Vegetable Varieties for Gardeners is a citizen science program

'Puangyok Thai Pea' Eggplant
Sub-Category: Midseason
Description: Thai pea eggplant. Plants bear clusters of tiny fruit similar to cherry tomatoes. The crisp and bitter fruit are best harvested when light green before they get tough and overly bitter.
Days To Maturity: 150
Seed Sources:
Rating Summary
Overall: (3.0 Stars)Overall
Taste: (5.0 Stars)Taste
Yield: (5.0 Stars)Yield
Ease/Reliability: (1.0 Stars)Ease/Reliability
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Number of Reviews: 1

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KEY: O=Overall Rating, T=Taste, Y=Yield, E=Ease

Reviewed on 12/21/2006 by pepperhead212 - An experienced gardener

Overall Overall
Taste Taste
Yield Yield
Ease/Reliability Ease

Gloucester, New Jersey, United States
Frost Free Season: 143 - 163 days
Soil Texture: Loam
Garden Size: Large - More than 1,600 square feet (40' x 40')
Sun Exposure: 6 to 8 hours per day

This was a novelty I had to try, given my love for Thai food, and, while it was good, I won't grow it again in this area. The seeds took an incredibly long time to germinate, the plants were very slow growing, at first, then, unlike other eggplant, they turned into trees! Wtih thorns on them nonetheless! They didn't produce until mid Aug., after starting them in very early Feb., but once they started I had to pick them nearly every day. I grew one in the ground and one in a 5 gal bucket, and it quickly became rootbound, as I didn't know how large these things got - over 8 feet, and still growing when killed by a freeze. (maybe a perennial in warmer areas?) I transplanted to a 20 gal container, and that got larger than the one in the ground. The flavor was good, but unusual, as it was bitter from the beginning (AKA bitter eggplant), but it was delicious in the traditional Thai curries - the reason I grew it. If only it were quicker and smaller! My source for seeds was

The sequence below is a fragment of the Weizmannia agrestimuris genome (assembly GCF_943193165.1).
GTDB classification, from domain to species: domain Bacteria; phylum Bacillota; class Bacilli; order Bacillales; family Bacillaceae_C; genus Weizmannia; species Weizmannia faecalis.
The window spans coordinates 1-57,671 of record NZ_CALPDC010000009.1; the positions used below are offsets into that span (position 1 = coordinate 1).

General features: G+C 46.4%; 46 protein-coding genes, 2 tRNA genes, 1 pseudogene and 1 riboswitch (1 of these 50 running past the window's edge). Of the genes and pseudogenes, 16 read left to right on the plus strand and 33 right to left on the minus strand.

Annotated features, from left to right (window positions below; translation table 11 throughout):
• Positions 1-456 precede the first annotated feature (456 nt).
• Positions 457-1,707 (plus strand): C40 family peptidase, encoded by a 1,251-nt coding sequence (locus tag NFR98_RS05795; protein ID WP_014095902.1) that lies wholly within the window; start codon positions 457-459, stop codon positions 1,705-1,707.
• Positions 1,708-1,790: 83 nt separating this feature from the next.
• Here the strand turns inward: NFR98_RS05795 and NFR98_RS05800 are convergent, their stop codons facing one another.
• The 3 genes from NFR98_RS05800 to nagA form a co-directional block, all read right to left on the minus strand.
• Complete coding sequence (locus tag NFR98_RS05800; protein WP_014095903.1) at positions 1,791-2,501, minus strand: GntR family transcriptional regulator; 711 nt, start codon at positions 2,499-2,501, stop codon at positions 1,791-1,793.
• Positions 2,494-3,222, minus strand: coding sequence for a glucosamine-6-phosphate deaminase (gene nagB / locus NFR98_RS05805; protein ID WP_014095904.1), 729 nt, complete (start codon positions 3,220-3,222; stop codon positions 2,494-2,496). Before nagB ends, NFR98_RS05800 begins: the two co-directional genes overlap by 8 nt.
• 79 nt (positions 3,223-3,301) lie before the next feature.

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Cornell Garden Based Learning, Cornell University College of Agriculture & Life Sciences, Horticulture Section